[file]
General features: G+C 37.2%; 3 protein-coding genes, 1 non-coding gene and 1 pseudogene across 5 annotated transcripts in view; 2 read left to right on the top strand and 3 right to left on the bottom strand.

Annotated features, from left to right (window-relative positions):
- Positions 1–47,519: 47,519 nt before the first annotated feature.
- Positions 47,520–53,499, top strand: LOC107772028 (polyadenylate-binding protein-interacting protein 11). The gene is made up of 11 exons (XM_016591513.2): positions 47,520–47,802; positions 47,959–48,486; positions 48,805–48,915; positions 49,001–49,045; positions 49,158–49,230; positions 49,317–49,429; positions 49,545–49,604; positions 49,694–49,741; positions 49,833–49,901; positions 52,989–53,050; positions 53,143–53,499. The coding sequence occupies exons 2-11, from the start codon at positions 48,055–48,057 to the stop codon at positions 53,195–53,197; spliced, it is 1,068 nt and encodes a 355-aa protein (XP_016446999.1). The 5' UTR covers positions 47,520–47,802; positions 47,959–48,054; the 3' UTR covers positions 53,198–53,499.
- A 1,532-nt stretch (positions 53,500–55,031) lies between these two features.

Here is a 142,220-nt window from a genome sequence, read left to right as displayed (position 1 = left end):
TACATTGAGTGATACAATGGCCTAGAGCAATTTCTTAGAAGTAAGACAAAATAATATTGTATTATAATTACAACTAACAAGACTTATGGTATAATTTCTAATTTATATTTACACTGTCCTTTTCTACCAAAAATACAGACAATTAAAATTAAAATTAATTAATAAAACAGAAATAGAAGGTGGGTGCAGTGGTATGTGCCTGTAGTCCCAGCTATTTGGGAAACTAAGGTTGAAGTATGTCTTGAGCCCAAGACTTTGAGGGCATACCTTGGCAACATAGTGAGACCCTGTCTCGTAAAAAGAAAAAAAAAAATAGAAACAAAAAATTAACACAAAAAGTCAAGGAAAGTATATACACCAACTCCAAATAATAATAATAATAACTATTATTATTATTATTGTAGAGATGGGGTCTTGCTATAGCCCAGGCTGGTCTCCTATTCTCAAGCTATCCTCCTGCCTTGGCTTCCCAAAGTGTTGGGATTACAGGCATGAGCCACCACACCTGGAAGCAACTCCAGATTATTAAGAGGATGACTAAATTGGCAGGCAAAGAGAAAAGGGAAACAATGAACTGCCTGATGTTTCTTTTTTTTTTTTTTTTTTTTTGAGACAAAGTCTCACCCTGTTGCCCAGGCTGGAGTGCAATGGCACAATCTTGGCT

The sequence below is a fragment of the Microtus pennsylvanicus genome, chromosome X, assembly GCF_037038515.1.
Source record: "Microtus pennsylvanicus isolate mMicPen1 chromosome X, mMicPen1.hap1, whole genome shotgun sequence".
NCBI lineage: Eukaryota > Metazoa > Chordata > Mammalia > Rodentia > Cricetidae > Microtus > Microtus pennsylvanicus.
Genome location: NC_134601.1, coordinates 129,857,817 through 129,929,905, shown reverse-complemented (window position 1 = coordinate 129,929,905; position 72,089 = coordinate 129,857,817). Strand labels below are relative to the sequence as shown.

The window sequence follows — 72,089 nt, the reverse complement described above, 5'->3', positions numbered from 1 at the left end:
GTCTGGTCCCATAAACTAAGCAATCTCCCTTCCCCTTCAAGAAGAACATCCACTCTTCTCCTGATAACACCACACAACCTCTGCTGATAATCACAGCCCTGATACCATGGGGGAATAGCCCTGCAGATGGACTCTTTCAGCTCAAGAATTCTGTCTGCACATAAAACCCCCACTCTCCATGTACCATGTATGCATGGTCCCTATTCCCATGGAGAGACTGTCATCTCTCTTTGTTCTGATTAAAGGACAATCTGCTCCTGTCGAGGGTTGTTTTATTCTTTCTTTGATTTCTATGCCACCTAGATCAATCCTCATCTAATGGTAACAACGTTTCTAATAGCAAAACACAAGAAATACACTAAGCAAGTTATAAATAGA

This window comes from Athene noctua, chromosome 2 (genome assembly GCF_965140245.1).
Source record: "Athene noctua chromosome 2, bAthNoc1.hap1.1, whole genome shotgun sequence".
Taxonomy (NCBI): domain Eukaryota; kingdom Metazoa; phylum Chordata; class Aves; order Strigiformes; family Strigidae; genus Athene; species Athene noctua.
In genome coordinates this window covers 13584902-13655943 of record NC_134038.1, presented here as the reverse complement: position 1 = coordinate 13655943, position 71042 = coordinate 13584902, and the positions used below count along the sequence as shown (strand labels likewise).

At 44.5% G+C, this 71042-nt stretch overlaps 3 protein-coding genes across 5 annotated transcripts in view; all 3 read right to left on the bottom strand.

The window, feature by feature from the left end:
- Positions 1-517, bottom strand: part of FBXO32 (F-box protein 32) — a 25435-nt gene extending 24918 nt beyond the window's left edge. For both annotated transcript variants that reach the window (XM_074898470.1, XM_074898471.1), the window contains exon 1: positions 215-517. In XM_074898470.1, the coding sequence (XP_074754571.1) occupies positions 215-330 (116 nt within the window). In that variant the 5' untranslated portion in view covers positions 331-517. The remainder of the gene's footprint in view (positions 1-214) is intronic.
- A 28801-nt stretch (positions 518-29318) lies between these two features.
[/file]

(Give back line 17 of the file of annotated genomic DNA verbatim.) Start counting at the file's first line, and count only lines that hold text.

In genome coordinates this window covers 13584902-13655943 of record NC_134038.1, presented here as the reverse complement: position 1 = coordinate 13655943, position 71042 = coordinate 13584902, and the positions used below count along the sequence as shown (strand labels likewise).